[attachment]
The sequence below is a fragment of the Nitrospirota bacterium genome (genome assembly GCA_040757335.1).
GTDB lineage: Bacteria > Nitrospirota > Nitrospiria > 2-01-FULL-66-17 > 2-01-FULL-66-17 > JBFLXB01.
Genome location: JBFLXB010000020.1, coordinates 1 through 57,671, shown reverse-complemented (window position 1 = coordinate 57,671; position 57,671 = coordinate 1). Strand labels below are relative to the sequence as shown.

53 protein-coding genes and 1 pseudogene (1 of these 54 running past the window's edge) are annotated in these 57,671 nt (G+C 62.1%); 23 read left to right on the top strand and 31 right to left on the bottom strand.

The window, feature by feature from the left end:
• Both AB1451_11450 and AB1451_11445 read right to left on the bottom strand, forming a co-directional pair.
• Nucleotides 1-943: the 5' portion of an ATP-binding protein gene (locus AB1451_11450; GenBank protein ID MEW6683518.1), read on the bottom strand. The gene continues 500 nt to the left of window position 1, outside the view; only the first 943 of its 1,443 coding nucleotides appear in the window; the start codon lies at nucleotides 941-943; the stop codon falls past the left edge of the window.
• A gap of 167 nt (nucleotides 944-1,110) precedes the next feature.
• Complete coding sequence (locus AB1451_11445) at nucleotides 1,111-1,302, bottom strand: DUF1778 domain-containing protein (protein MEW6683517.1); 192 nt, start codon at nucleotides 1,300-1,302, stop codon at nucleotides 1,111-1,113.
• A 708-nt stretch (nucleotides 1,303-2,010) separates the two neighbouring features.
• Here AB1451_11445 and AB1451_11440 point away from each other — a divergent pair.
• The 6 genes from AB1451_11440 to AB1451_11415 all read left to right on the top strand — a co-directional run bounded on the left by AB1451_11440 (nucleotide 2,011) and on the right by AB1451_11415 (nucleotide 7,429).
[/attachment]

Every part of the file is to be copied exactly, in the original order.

The sequence below is a fragment of the Nitrospirota bacterium genome (genome assembly GCA_040757335.1).
GTDB lineage: Bacteria > Nitrospirota > Nitrospiria > 2-01-FULL-66-17 > 2-01-FULL-66-17 > JBFLXB01.
Genome location: JBFLXB010000020.1, coordinates 1 through 57,671, shown reverse-complemented (window position 1 = coordinate 57,671; position 57,671 = coordinate 1). Strand labels below are relative to the sequence as shown.

53 protein-coding genes and 1 pseudogene (1 of these 54 running past the window's edge) are annotated in these 57,671 nt (G+C 62.1%); 23 read left to right on the top strand and 31 right to left on the bottom strand.

The window, feature by feature from the left end:
• Both AB1451_11450 and AB1451_11445 read right to left on the bottom strand, forming a co-directional pair.
• Nucleotides 1-943: the 5' portion of an ATP-binding protein gene (locus AB1451_11450; GenBank protein ID MEW6683518.1), read on the bottom strand. The gene continues 500 nt to the left of window position 1, outside the view; only the first 943 of its 1,443 coding nucleotides appear in the window; the start codon lies at nucleotides 941-943; the stop codon falls past the left edge of the window.
• A gap of 167 nt (nucleotides 944-1,110) precedes the next feature.
• Complete coding sequence (locus AB1451_11445) at nucleotides 1,111-1,302, bottom strand: DUF1778 domain-containing protein (protein MEW6683517.1); 192 nt, start codon at nucleotides 1,300-1,302, stop codon at nucleotides 1,111-1,113.
• A 708-nt stretch (nucleotides 1,303-2,010) separates the two neighbouring features.
• Here AB1451_11445 and AB1451_11440 point away from each other — a divergent pair.
• The 6 genes from AB1451_11440 to AB1451_11415 all read left to right on the top strand — a co-directional run bounded on the left by AB1451_11440 (nucleotide 2,011) and on the right by AB1451_11415 (nucleotide 7,429).